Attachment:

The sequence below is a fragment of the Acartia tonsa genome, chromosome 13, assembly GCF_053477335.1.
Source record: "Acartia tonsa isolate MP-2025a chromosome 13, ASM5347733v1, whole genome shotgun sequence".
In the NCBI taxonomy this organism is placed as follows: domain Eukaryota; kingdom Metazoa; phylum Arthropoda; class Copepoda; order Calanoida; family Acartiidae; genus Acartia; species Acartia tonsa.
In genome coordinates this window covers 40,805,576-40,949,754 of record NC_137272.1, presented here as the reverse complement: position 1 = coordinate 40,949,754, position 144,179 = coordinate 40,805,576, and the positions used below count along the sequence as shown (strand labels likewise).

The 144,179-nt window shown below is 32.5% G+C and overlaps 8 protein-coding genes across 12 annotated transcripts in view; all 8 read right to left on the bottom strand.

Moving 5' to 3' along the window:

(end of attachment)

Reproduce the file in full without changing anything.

The sequence below is a fragment of the Acartia tonsa genome, chromosome 13, assembly GCF_053477335.1.
Source record: "Acartia tonsa isolate MP-2025a chromosome 13, ASM5347733v1, whole genome shotgun sequence".
In the NCBI taxonomy this organism is placed as follows: domain Eukaryota; kingdom Metazoa; phylum Arthropoda; class Copepoda; order Calanoida; family Acartiidae; genus Acartia; species Acartia tonsa.
In genome coordinates this window covers 40,805,576-40,949,754 of record NC_137272.1, presented here as the reverse complement: position 1 = coordinate 40,949,754, position 144,179 = coordinate 40,805,576, and the positions used below count along the sequence as shown (strand labels likewise).

The 144,179-nt window shown below is 32.5% G+C and overlaps 8 protein-coding genes across 12 annotated transcripts in view; all 8 read right to left on the bottom strand.

Moving 5' to 3' along the window: